[ntp:questions] Re: ntp servers reporting leap second erroneously?

Steve Allen steveaztec at gmail.com
Sun Oct 16 23:52:36 UTC 2005

David L. Mills wrote:
> The DUT1 does take on negative and positive values as the TAI offset
> wanders; however, the broadcast timecodes of WWV/H and WWVB have only
> four bits, one of them the sign. There is no provision for a delete
> second. So, if the UT1 moves north instead of south, more than 0.7 s
> would be lost.

In that 0.7 s limit is an interesting story of disconnect between
international scientific unions.  In 1969 the working group of the
CCIR (ancestor of the ITU-R) responsible for broadcast time signals
ignored calls by scientific unions to hold an interdisciplinary
conference to address problems with the existing scheme of elastic
seconds and millisecond leaps.  The working group recommended leap
seconds, and in early 1970 the CCIR plenipotentiary assembly agreed to
implement leap seconds less than two years later.

At the IAU General Assembly in the summer of 1970 it was revealed that
the CCIR had not even sent a letter to the IAU informing them of the
impending change in broadcast time signals.  Therefore the IAU had no
standing on which to make any official response to the CCIR.  The
proceedings of the 1970 IAU GA are very interesting historical
reading, for it reveals that the supposedly gentile and orderly
interaction of international agencies had failed utterly.  Despite the
attempts to filter the proceedings suitably for publication, they give
the impression that there was quite a bit of shouting going on.

In the absence of input from the astronomers, the physicists and radio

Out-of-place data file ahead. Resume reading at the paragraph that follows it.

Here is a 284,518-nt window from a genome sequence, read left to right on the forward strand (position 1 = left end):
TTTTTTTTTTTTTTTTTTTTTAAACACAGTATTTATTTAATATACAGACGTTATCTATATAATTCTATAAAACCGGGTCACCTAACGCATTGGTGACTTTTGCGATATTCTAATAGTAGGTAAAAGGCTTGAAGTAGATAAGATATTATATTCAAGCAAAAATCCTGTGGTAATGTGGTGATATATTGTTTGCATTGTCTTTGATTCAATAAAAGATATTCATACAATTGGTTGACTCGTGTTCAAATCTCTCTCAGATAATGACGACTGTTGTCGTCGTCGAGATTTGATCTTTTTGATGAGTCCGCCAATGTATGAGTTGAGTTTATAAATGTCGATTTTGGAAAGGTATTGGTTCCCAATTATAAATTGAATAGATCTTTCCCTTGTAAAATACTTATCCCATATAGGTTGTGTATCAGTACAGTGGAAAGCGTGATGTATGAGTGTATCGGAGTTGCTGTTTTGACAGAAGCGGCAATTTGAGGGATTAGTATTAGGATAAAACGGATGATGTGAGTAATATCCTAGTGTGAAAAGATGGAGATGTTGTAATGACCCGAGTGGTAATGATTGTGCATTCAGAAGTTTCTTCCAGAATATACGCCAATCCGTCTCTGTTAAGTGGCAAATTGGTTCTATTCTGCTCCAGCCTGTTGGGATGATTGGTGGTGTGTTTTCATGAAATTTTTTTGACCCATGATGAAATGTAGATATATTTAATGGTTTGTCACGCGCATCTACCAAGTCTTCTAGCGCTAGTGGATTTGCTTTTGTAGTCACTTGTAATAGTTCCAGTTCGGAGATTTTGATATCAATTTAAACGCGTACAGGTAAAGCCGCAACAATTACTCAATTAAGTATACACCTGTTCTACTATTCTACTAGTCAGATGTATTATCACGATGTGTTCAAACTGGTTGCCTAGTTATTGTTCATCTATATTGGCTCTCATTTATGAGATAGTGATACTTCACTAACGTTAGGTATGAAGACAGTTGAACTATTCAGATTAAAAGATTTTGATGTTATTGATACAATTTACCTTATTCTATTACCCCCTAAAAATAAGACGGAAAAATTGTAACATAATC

scientists apparently presumed that it would be possible to hold UTC
within 0.7 seconds of UT1, and the NBS created the scheme we still
have with WWV which cannot encode larger differences.  However in 1972
the earth's crust was spinning almost as slowly as it had in 1913
(ironically the crustal rotation has accelerated almost uniformly
since 1972).  Leap seconds were needed about every 350 days, but the
measurement, data processing, and prediction of earth rotation was
quite immature (by current standards).  There was no way to ensure
that DUT1 could be kept under 0.7 s.

The leap second scheme of the CCIR went into effect in 1972, and the
value of DUT1 almost immediately went outside the specified limits.
In 1973 at the next IAU GA the astronomers offered a number of
improvements to the rules for UTC, and the CCIR incorporated them in
the 1974 version of the UTC standard.  For operational purposes those
are the same rules still in effect today.

Is there a moral in this story which is relevant to the current
efforts to redefine UTC?

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